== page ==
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$\displaystyle\int\frac{xe^{2x}}{(1+2x)^2}\,dx$

With this particular problem. my approach is to to rewrite the integral as $$\int xe^{2x}\frac{1}{(1+2x)^2}\,dx$$ and then pick a $u$ and a $dv$ and take it from there. The only issue I'm running into is that $xe^{2x}$ appears to me as two functions instead of one. What is a suggestion for this?

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    $\begingroup$ Hint: There's no real issue with that choice; it's ideal. $\;$ We have $u=x {\sf e}^{2x} \implies \operatorname d u = (1+2x){\sf e}^{2x}\operatorname d x$ via the product rule. $\;$ Which is rather convenient when coupled with $\operatorname d v=\frac{\operatorname d x}{(1+2x)^2} \implies v = \frac{-1}{2(1+2x)}+c$ $\endgroup$ Jan 29 '16 at 22:41
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I would suggest letting $u=xe^{2x}$, since it must be integrated by parts (whereas the derivative is the product rule), and $dv=\frac{1}{(1+2x)^2}dx$.

You can allow a composite of two functions be equal to $u$. That is perfectly valid and often required.

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    $\begingroup$ Don't really know who downvoted and why o.O I just gave you an UP for the simplicity of the answer ^^ $\endgroup$
    – Turing
    Jan 29 '16 at 22:43
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Make the substitution $1 + 2x = t$ so that $\text{d}x = \frac{\text{d}t}{2}$ so you get:

$$I = \int \frac{(t-1)}{2}\cdot \frac{e^{2\left(\frac{(t-1)}{2}\right)}}{t^2}\frac{\text{d}t}{2}$$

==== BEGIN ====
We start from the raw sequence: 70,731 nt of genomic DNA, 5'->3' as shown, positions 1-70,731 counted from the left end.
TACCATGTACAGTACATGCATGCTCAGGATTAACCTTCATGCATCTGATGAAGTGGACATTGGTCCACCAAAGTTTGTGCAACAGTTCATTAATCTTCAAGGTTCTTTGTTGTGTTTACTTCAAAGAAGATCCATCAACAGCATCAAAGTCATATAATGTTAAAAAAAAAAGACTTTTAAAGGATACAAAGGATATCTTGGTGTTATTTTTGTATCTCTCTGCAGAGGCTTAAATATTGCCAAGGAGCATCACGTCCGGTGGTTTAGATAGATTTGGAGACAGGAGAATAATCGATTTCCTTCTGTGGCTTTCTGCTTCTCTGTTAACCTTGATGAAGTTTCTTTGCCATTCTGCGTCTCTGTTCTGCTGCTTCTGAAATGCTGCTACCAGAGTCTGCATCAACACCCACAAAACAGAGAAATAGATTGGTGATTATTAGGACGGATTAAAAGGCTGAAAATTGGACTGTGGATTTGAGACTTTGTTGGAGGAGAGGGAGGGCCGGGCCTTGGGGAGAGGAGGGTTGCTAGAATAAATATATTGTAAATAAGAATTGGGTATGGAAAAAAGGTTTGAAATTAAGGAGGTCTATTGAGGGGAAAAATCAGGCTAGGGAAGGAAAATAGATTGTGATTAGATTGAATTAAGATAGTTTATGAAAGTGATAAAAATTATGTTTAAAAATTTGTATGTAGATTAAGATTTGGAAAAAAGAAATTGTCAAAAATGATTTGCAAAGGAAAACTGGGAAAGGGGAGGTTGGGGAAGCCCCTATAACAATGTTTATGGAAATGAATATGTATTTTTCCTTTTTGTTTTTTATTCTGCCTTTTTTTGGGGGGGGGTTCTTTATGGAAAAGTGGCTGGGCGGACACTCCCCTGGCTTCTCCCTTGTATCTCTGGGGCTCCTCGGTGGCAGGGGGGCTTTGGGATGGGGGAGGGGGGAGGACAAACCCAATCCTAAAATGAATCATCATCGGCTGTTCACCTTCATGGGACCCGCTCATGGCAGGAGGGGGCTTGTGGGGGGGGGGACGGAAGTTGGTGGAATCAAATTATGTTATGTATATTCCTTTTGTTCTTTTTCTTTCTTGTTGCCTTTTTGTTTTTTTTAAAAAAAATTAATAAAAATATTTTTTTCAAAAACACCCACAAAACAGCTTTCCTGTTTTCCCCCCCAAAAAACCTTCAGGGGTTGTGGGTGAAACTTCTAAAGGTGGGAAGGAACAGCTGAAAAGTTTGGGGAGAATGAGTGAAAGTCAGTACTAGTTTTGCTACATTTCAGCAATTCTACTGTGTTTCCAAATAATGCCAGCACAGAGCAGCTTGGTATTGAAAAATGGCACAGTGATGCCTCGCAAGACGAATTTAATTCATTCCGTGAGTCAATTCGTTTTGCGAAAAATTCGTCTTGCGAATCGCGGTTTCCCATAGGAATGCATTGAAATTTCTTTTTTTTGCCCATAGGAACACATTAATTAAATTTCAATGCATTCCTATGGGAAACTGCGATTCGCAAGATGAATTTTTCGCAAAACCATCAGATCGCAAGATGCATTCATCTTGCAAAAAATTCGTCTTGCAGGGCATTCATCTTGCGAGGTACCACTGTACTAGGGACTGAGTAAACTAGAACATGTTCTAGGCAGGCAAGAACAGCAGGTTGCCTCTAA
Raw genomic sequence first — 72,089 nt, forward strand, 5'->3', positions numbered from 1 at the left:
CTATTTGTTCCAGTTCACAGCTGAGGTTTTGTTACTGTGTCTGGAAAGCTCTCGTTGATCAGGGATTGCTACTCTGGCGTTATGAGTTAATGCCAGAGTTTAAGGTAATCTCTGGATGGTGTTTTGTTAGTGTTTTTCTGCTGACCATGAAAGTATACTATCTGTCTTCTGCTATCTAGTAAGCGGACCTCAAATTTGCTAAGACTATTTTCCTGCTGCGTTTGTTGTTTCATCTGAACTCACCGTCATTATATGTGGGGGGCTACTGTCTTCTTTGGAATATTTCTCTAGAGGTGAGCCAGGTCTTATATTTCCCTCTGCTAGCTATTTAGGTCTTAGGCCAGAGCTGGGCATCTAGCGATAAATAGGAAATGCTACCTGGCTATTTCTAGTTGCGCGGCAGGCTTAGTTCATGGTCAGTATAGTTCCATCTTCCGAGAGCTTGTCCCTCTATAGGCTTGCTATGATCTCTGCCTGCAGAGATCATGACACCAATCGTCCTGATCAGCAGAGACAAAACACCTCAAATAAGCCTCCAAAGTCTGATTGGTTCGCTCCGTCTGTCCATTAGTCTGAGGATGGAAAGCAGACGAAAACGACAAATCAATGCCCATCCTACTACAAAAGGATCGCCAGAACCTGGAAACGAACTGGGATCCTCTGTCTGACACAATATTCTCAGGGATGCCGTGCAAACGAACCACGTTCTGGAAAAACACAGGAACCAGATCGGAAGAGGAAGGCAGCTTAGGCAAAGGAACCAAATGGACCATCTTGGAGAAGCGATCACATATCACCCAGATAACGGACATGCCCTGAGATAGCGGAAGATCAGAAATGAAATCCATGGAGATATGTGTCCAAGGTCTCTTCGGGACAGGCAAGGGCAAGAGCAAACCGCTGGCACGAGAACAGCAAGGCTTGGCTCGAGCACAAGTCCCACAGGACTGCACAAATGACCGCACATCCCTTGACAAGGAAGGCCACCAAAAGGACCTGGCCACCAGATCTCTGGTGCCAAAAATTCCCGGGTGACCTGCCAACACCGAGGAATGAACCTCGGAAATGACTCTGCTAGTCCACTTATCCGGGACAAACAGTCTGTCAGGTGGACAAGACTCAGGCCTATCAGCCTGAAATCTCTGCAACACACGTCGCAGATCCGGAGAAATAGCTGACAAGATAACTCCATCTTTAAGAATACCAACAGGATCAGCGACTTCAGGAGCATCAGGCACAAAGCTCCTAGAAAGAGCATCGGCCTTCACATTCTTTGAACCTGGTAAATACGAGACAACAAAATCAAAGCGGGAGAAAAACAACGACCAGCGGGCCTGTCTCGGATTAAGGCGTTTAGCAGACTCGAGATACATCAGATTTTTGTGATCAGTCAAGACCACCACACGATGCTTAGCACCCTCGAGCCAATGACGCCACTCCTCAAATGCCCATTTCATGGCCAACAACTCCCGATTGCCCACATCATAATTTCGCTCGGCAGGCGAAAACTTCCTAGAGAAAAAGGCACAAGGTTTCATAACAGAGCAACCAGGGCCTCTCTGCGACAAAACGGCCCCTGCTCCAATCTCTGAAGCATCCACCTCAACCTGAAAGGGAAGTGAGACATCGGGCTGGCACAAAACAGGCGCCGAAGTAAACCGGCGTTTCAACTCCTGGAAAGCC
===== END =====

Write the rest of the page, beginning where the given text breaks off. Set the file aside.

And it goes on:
and arranging the terms you easily get:

$$\frac{e^{-1}}{4}\int \frac{e^t}{t} - \frac{e^{t}}{t^2}\ \text{d}t$$

Now the first integral is a Special Function called the Exponential Integral function:

$$\int\frac{e^t}{t}\ \text{d}t = \text{Ei}(t)$$

and the second one can be performed by parts, giving the quite same result:

$$\int \frac{e^t}{t^2}\ \text{d}t = -\frac{e^t}{t} + \text{Ei}(t)$$

Putting together and you see the two Special Functions are cancelled by the minus sign, obtaining in the end the result of the integration in $\text{d}t$:

$$\frac{e^{-1}}{4}\frac{e^{t}}{t} \equiv \frac{e^{t-1}}{4t}$$

coming back to $x$:

$$I = \frac{e^{2x}}{4\cdot(1 + 2x)}$$

More about Exponential Integral

https://en.wikipedia.org/wiki/Exponential_integral

Final Remark

Don't forget about the various $C$ constants you can obtain from each integration, and you can set up them as zero!

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  • $\begingroup$ @zz20s Whoops.. I thought it was just a possibility, not a requirement! $\endgroup$
    – Turing
    Jan 29 '16 at 22:43
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    $\begingroup$ No problem at all. +1 for an ingenious solution. It's not a requirement, but since the OP leaved towards parts, I just wanted to make sure you knew! $\endgroup$
    – zz20s
    Jan 29 '16 at 22:44
  • $\begingroup$ @zz20s Wow thank you! I should have read more carefully :D $\endgroup$
    – Turing
    Jan 29 '16 at 22:45
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To use the integration by parts method, we do the following: $$\int \frac{1}{(1+2x)^2}xe^{2x}dx=\int \left (-\frac{1}{2(1+2x)}\right )'xe^{2x}dx \\ =-\frac{1}{2(1+2x)}xe^{2x}+\int \frac{1}{2(1+2x)}(e^{2x}+2xe^{2x})dx \\ =-\frac{1}{2(1+2x)}xe^{2x}+\int \frac{1}{2(1+2x)}(e^{2x}(1+2x))dx \\ =-\frac{1}{2(1+2x)}xe^{2x}+\int \frac{e^{2x}}{2}dx \\ =-\frac{1}{2(1+2x)}xe^{2x}+\frac{e^{2x}}{4}+C \\ =e^{2x}\frac{1+2x-2x}{4(1+2x)}+C\\ =\frac{e^{2x}}{4(1+2x)}+C$$

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